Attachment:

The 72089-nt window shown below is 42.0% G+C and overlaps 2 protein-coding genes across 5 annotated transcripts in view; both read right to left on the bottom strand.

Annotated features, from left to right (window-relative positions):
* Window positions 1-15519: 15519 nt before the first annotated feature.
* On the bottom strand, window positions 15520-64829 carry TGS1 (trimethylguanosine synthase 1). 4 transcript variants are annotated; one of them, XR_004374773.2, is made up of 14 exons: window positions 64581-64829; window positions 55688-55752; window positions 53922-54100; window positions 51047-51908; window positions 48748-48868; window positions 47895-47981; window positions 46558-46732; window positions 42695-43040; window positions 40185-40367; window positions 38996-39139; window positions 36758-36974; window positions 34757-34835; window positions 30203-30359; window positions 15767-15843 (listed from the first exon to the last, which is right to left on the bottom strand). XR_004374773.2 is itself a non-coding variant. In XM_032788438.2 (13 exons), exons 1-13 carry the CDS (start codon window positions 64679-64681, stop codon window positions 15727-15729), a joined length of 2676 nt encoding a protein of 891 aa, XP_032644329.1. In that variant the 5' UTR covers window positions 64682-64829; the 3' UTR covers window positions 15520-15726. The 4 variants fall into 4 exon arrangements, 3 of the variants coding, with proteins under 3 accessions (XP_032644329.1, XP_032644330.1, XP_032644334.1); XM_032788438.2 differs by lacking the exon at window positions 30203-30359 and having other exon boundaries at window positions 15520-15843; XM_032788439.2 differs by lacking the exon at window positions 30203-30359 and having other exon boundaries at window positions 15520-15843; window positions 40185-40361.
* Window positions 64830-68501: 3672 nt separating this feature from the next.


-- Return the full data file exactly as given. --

The 72089-nt window shown below is 42.0% G+C and overlaps 2 protein-coding genes across 5 annotated transcripts in view; both read right to left on the bottom strand.

Annotated features, from left to right (window-relative positions):
* Window positions 1-15519: 15519 nt before the first annotated feature.
* On the bottom strand, window positions 15520-64829 carry TGS1 (trimethylguanosine synthase 1). 4 transcript variants are annotated; one of them, XR_004374773.2, is made up of 14 exons: window positions 64581-64829; window positions 55688-55752; window positions 53922-54100; window positions 51047-51908; window positions 48748-48868; window positions 47895-47981; window positions 46558-46732; window positions 42695-43040; window positions 40185-40367; window positions 38996-39139; window positions 36758-36974; window positions 34757-34835; window positions 30203-30359; window positions 15767-15843 (listed from the first exon to the last, which is right to left on the bottom strand). XR_004374773.2 is itself a non-coding variant. In XM_032788438.2 (13 exons), exons 1-13 carry the CDS (start codon window positions 64679-64681, stop codon window positions 15727-15729), a joined length of 2676 nt encoding a protein of 891 aa, XP_032644329.1. In that variant the 5' UTR covers window positions 64682-64829; the 3' UTR covers window positions 15520-15726. The 4 variants fall into 4 exon arrangements, 3 of the variants coding, with proteins under 3 accessions (XP_032644329.1, XP_032644330.1, XP_032644334.1); XM_032788438.2 differs by lacking the exon at window positions 30203-30359 and having other exon boundaries at window positions 15520-15843; XM_032788439.2 differs by lacking the exon at window positions 30203-30359 and having other exon boundaries at window positions 15520-15843; window positions 40185-40361.
* Window positions 64830-68501: 3672 nt separating this feature from the next.